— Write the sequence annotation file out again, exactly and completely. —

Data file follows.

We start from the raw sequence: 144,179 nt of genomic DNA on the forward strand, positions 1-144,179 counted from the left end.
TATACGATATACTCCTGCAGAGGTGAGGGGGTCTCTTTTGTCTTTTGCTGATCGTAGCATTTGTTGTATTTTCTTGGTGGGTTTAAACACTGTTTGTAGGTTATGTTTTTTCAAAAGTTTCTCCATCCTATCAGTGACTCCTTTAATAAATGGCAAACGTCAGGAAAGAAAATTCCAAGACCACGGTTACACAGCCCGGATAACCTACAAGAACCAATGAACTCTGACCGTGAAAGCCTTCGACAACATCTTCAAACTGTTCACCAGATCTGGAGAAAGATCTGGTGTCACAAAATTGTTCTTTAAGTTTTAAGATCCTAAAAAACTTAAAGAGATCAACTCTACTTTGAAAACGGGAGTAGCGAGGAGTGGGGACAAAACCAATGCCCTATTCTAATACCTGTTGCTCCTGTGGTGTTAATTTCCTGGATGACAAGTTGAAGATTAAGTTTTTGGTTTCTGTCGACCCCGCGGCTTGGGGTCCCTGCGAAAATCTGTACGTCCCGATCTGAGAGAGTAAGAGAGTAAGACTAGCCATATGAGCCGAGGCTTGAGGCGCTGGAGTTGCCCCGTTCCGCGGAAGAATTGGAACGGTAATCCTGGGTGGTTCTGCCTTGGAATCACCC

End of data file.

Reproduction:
We start from the raw sequence: 144,179 nt of genomic DNA on the forward strand, positions 1-144,179 counted from the left end.
TATACGATATACTCCTGCAGAGGTGAGGGGGTCTCTTTTGTCTTTTGCTGATCGTAGCATTTGTTGTATTTTCTTGGTGGGTTTAAACACTGTTTGTAGGTTATGTTTTTTCAAAAGTTTCTCCATCCTATCAGTGACTCCTTTAATAAATGGCAAACGTCAGGAAAGAAAATTCCAAGACCACGGTTACACAGCCCGGATAACCTACAAGAACCAATGAACTCTGACCGTGAAAGCCTTCGACAACATCTTCAAACTGTTCACCAGATCTGGAGAAAGATCTGGTGTCACAAAATTGTTCTTTAAGTTTTAAGATCCTAAAAAACTTAAAGAGATCAACTCTACTTTGAAAACGGGAGTAGCGAGGAGTGGGGACAAAACCAATGCCCTATTCTAATACCTGTTGCTCCTGTGGTGTTAATTTCCTGGATGACAAGTTGAAGATTAAGTTTTTGGTTTCTGTCGACCCCGCGGCTTGGGGTCCCTGCGAAAATCTGTACGTCCCGATCTGAGAGAGTAAGAGAGTAAGACTAGCCATATGAGCCGAGGCTTGAGGCGCTGGAGTTGCCCCGTTCCGCGGAAGAATTGGAACGGTAATCCTGGGTGGTTCTGCCTTGGAATCACCC